How will carrier consolidation impact group health insurance?

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Another day, another merger – at least, that’s how it seems. Speculation about big carrier consolidation is flying fast and furious lately, and the implications could be far-reaching.

Aetna and Humana are getting ready to tie the knot.

There’s a competitive advantage spurring them together. Currently, the giant in the Medicare Advantage market is UnitedHealthcare – but if Aetna acquires Humana, it would jump to the lead in one strategic move. “That was the strategic play that had Aetna interested in Humana,” said Tucker Sharp, global chief broking officer with Aon Health.

UnitedHealthcare has its eye on Aetna.

UnitedHealthcare could steal the dance, however, by acquiring Aetna before it makes the match. By doing so, it wouldn’t just circumvent the possibility that Aetna/Humana could outpace UnitedHealthcare – it would ascend to industry dominance.

“If UnitedHealth were to purchase Aetna, it would boast $189 billion in sales,” said Fortune magazine. “If the carriers were combined today, they would rank fifth on the Fortune 500, leapfrogging the likes of AT&T (No. 12), Ford Motor (No. 9), and Apple, the current No. 5.”

Anthem is still vying for Cigna, even after Cigna said no.

Meanwhile, Anthem is vying for Cigna with $47 billion on the table, Benefits Pro said, with a dash of social pressure for good measure. By making the offer public, they’re exerting pressure on Cigna’s board to accept. Cigna refused the offer, but Anthem isn’t taking no for an answer; they reiterated the offer Monday.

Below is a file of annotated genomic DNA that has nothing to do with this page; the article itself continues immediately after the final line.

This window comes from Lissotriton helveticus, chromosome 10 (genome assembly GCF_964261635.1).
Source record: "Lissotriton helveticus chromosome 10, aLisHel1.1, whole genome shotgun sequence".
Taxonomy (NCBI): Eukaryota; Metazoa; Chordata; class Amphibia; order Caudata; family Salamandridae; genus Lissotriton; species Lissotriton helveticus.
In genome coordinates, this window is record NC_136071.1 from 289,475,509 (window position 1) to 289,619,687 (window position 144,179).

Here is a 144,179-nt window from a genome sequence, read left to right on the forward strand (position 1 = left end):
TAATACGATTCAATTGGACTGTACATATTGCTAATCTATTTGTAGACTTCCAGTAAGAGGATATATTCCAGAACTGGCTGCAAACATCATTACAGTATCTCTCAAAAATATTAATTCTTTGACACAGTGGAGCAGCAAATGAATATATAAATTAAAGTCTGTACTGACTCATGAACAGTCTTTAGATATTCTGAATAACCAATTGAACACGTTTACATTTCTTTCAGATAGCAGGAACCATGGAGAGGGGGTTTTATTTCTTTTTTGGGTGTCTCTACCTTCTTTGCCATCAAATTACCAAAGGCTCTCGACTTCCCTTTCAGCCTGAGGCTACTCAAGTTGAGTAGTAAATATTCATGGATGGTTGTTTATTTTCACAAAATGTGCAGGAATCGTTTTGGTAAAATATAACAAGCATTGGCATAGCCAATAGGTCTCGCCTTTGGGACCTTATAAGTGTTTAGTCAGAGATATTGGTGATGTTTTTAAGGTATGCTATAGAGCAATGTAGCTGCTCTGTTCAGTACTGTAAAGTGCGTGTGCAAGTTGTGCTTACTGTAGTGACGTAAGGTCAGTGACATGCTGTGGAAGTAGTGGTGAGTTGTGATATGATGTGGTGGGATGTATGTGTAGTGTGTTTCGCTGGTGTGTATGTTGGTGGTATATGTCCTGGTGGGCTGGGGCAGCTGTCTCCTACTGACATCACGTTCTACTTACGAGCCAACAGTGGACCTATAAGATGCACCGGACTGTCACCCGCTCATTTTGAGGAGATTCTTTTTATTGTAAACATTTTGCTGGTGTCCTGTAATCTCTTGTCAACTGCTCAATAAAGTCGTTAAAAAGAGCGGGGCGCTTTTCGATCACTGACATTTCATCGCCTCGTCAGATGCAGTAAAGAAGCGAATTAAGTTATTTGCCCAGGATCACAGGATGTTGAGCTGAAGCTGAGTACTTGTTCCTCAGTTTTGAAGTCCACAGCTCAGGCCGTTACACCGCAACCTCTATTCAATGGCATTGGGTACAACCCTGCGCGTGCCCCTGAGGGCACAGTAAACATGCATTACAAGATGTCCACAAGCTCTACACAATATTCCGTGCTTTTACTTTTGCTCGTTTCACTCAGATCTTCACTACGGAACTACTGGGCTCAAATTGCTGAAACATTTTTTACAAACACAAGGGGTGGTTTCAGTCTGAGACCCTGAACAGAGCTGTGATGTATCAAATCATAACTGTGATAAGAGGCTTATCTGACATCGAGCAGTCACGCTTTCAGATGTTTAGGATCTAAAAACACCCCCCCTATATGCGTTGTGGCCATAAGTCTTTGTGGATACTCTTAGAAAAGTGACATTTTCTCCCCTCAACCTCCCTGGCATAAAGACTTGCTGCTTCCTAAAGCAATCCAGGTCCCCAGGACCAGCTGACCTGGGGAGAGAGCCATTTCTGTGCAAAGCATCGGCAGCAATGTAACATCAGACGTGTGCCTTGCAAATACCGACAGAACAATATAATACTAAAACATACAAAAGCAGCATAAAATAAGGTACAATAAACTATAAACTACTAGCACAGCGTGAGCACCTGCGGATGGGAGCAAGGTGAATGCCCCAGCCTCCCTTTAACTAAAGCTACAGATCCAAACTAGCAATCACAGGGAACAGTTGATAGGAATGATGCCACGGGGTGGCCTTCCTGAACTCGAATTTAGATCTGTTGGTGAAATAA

From five to three: what are the implications?

All this talk about mergers stems in part from the ACA, which “put tougher rules on the industry, demanding more covered services, better care and a ceiling on profits,” said Benefits Pro. As a result, “companies are racing to capture the more than 20 million customers who will buy coverage through the PPACA markets.”

A fair observation. On the other hand, there aren’t that many big insurance carriers to start with, and if they join forces, they stand to reshape the face of the industry. What would that look like? More importantly, what would it mean for the insured?

Doctors are worried that these mergers will bring ballooning costs.

“Some doctors are nervous,” CNN Money said. The American Academy of Family Physicians is concerned that these mergers would bear “an immediate and profound negative impact on the availability and affordability of health insurance for millions of consumers.”

Should the Big Five become the Big Three, they’d be able to raise premiums, exclude doctors and facilities from in-network plans and exert unfair leverage in rates negotiations – ultimately raising consumer costs and reducing options.

Not surprisingly, insurers see it differently.

Clare Krusing, director of communications for America’s Health Insurance Plans (of which all of the big five are members), said it’s not insurance mergers that raise costs, but mergers among hospitals and other care providers.

Either way, rising costs are about as hot as merger rumors.

Regardless of who’s correct on that count – physicians or insurers – Morningstar Analyst Vishnu Lekraj suggested that it’s up to insurers to make sure that concerns like the AAFP’s aren’t realized.

“The pricing environment is something that the insurers will have to focus on if they merge. Consumers cannot continue to pay at the rates they are growing,” Lekraj said. “Something has to give here.”

What would these mergers mean for the industry at large? Get the numbers from Fortune.

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